It’s a showdown on the moon as Cosmo and Max square off against Battle Princess Cleo and her army of Lunatiks (mutated moon people). The odds are stacking up against our space adventurers as Cleo’s forces close in. Fortunately, Cosmo gets a little help from his friends.
I’ve been pretty vocal about my love for Cosmo and this issue is more of the same fun sci-fi we’ve come to expect from the title. Although the characters are in mortal danger, there’s still an air of humor around it. It helps that the Lunatiks look a little silly, like anthropomorphic purple beach balls. Cosmo and Max are able to crack jokes even though they’re surrounded.
These laughs extend to the other members of the crew, especially Orbi, who comes in to help out his best bud during a time of need. Artist Tracy Yardley has a very expressive and fun style that lends itself well to the gags that fill the comic. The art direction is very dynamic, which amplifies the action in this climactic battle with a non-traditional panel layout. It feels like everything is always moving as we bounce from image to image.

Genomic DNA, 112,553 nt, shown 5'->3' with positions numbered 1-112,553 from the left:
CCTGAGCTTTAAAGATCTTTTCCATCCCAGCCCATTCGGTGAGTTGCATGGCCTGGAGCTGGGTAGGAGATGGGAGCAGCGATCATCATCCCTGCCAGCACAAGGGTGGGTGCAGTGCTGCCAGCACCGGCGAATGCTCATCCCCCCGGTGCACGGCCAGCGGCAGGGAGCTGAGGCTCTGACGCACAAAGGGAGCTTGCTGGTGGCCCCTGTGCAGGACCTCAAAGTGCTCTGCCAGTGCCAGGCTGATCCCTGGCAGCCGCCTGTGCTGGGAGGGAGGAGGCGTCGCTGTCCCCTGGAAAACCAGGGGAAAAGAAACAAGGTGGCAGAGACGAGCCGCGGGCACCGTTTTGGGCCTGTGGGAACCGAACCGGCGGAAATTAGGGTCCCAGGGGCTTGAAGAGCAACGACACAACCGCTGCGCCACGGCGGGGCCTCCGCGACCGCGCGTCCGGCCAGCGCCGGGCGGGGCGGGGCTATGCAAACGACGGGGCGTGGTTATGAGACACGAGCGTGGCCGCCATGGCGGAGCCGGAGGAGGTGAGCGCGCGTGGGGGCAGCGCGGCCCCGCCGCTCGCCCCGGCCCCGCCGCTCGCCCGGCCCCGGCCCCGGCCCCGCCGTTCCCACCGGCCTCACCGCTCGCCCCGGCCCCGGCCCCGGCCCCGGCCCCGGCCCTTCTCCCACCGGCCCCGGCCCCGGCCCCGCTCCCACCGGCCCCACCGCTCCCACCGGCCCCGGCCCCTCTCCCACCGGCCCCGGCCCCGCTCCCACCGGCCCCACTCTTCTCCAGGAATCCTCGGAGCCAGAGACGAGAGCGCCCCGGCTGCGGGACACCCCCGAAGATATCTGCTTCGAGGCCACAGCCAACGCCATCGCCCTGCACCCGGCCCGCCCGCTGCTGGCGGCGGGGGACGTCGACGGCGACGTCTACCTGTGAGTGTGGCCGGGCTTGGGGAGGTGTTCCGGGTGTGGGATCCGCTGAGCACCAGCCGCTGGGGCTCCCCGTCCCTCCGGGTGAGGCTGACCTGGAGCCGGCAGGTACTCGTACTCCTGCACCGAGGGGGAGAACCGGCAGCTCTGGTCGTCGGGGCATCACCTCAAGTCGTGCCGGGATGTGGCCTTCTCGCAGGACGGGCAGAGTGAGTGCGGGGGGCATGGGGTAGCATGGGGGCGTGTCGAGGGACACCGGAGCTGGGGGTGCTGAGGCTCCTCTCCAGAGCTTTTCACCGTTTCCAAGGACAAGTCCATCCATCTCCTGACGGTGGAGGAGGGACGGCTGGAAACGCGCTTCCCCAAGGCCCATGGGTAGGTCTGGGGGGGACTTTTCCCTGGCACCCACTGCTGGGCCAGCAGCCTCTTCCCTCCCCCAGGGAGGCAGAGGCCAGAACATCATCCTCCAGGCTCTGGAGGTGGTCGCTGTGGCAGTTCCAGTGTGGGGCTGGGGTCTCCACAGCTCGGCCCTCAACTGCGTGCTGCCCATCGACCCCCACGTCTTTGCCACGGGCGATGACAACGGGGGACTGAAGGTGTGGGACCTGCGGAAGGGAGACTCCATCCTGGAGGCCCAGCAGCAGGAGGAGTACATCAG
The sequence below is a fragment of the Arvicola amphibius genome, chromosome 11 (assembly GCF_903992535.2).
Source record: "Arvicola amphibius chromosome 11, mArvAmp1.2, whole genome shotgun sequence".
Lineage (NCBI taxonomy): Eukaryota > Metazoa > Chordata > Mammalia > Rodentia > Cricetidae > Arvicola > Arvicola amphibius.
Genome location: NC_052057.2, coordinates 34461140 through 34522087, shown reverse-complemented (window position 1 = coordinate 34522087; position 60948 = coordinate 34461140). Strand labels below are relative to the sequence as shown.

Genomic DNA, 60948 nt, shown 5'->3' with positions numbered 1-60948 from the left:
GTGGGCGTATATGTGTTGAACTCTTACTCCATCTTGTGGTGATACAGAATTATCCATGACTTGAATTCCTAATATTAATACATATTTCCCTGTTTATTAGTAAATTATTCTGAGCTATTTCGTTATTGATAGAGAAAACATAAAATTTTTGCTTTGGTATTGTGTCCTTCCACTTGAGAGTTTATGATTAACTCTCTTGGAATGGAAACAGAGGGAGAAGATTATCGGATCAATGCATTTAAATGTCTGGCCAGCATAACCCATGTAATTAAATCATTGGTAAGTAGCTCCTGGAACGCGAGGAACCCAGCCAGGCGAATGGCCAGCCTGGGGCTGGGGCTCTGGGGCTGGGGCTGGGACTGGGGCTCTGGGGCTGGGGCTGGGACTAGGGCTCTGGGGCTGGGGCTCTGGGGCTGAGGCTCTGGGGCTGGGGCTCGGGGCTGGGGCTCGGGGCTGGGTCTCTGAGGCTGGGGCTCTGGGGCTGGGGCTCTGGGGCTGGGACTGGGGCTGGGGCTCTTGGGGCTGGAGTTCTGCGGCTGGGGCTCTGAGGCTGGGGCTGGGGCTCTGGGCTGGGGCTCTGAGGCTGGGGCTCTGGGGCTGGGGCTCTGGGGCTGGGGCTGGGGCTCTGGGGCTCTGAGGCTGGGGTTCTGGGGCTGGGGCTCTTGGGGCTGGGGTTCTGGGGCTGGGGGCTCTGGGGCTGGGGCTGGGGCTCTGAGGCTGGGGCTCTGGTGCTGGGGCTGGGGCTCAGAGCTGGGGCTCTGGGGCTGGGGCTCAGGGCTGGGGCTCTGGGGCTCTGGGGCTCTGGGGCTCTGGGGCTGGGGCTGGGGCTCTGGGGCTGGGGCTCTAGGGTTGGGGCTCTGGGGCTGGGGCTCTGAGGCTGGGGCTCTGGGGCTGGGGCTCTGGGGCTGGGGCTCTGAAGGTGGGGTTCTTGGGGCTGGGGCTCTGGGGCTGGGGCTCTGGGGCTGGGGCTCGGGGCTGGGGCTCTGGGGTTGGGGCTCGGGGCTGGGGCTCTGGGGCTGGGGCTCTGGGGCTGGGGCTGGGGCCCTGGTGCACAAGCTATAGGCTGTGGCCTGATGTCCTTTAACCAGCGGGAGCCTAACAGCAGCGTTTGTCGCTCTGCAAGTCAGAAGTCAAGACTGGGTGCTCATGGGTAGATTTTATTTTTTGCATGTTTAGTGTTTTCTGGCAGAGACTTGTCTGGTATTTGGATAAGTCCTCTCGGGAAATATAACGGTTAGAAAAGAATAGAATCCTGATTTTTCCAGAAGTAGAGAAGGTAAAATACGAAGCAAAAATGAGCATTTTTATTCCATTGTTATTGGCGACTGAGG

Matt Herms’ colors are bright and vibrant, giving Cosmo a lot of energy and excitement. It is the exact opposite of grim and gritty. There’s a full rainbow of colors at work and they mesh together well. Each character has their own shades allowing them to stand out on the page.
The ultimate solution to the problem of the Lunatiks comes not by punching or shooting the enemy into submission, but with teamwork and research. The whole crew works together to come up with an antidote that saves everyone and it’s done with science. Being smart is cool, kids!
This is the penultimate issue of Cosmo which is a shame. This is a comic I would love to see continue on and on with more adventures of this wacky crew. The series to date has basically served as a preliminary introduction to them. We’re just getting to know them and their quirks and personalities and then the series is going to end. Plus, we’ve only seen an encounter with someone from Venus. Who knows what the other planets could hold?
Cosmo plays like a cartoon on the page. It hits all the right marks and delights for fans of all ages. Writer Ian Flynn strikes the right balance between space-faring adventure and good old-fashioned fun. This is a book that any parent can share with their kids and not dread reading it again and again. It’s not dumbed down to cater to children so there’s a lot to enjoy for adults, too. Plus, we need more comics for kids, so this is a welcome addition.